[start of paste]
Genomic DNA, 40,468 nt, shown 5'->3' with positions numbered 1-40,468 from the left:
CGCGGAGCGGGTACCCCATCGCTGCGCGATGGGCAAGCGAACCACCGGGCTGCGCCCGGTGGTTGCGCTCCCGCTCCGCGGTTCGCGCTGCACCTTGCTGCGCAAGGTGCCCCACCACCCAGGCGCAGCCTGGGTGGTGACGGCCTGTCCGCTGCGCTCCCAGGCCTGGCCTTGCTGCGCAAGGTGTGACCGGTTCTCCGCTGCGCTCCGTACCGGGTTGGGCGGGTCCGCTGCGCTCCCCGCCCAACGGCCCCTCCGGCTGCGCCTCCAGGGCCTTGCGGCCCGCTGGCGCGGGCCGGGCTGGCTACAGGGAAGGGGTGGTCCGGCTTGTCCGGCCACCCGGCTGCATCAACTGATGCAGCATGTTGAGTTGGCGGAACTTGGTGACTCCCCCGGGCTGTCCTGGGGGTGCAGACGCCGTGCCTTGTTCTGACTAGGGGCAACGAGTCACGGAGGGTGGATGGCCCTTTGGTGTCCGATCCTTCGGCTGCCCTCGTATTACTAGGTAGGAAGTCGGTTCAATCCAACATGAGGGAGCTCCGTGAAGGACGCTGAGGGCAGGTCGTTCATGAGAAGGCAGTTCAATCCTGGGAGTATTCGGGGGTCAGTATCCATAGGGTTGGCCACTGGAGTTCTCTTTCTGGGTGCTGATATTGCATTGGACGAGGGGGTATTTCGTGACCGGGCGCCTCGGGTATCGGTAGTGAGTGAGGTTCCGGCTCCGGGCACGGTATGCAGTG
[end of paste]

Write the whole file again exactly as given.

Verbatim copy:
Genomic DNA, 40,468 nt, shown 5'->3' with positions numbered 1-40,468 from the left:
CGCGGAGCGGGTACCCCATCGCTGCGCGATGGGCAAGCGAACCACCGGGCTGCGCCCGGTGGTTGCGCTCCCGCTCCGCGGTTCGCGCTGCACCTTGCTGCGCAAGGTGCCCCACCACCCAGGCGCAGCCTGGGTGGTGACGGCCTGTCCGCTGCGCTCCCAGGCCTGGCCTTGCTGCGCAAGGTGTGACCGGTTCTCCGCTGCGCTCCGTACCGGGTTGGGCGGGTCCGCTGCGCTCCCCGCCCAACGGCCCCTCCGGCTGCGCCTCCAGGGCCTTGCGGCCCGCTGGCGCGGGCCGGGCTGGCTACAGGGAAGGGGTGGTCCGGCTTGTCCGGCCACCCGGCTGCATCAACTGATGCAGCATGTTGAGTTGGCGGAACTTGGTGACTCCCCCGGGCTGTCCTGGGGGTGCAGACGCCGTGCCTTGTTCTGACTAGGGGCAACGAGTCACGGAGGGTGGATGGCCCTTTGGTGTCCGATCCTTCGGCTGCCCTCGTATTACTAGGTAGGAAGTCGGTTCAATCCAACATGAGGGAGCTCCGTGAAGGACGCTGAGGGCAGGTCGTTCATGAGAAGGCAGTTCAATCCTGGGAGTATTCGGGGGTCAGTATCCATAGGGTTGGCCACTGGAGTTCTCTTTCTGGGTGCTGATATTGCATTGGACGAGGGGGTATTTCGTGACCGGGCGCCTCGGGTATCGGTAGTGAGTGAGGTTCCGGCTCCGGGCACGGTATGCAGTG